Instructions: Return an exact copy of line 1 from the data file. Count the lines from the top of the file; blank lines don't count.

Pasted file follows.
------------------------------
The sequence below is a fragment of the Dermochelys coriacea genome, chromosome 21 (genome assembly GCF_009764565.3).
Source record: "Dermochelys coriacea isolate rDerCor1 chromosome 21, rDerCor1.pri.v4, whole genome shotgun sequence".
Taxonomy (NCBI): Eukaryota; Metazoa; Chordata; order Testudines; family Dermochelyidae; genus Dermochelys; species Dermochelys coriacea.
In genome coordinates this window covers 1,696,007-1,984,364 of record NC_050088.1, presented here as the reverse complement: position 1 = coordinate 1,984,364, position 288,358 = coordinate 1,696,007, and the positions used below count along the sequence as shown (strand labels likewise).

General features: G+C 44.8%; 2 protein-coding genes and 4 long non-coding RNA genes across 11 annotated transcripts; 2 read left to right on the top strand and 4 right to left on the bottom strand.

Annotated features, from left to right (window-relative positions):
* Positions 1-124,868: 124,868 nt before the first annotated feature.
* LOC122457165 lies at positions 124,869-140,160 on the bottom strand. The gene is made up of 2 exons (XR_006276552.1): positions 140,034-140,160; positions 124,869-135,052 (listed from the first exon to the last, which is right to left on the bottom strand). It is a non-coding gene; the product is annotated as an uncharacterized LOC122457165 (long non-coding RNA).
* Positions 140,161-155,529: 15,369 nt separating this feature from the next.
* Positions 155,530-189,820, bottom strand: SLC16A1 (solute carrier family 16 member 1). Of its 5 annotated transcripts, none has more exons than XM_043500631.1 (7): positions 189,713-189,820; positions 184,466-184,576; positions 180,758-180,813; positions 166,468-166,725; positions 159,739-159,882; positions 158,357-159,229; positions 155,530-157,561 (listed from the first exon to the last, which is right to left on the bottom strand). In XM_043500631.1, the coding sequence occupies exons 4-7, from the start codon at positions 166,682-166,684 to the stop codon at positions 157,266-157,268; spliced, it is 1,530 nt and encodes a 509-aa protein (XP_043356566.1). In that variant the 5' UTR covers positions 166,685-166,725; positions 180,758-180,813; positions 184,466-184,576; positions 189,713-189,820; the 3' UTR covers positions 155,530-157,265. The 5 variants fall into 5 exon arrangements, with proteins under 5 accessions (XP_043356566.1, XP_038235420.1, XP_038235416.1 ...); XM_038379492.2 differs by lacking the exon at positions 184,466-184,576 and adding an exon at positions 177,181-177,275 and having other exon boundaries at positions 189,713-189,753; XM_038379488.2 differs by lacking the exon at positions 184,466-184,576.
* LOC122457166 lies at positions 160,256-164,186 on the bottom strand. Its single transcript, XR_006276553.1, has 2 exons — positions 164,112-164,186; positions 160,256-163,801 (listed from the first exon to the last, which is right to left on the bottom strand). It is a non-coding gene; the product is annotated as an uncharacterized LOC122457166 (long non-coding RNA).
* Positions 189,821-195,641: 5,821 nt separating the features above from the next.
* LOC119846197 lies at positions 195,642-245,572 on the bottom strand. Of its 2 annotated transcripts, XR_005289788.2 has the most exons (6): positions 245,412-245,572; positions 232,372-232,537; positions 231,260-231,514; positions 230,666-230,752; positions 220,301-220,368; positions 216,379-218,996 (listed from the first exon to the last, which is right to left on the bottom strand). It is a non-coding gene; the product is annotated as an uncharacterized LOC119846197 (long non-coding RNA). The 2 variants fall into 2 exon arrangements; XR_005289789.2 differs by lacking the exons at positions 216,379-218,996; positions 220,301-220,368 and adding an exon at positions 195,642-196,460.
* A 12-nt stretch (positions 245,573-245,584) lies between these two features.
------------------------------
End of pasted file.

The sequence below is a fragment of the Dermochelys coriacea genome, chromosome 21 (genome assembly GCF_009764565.3).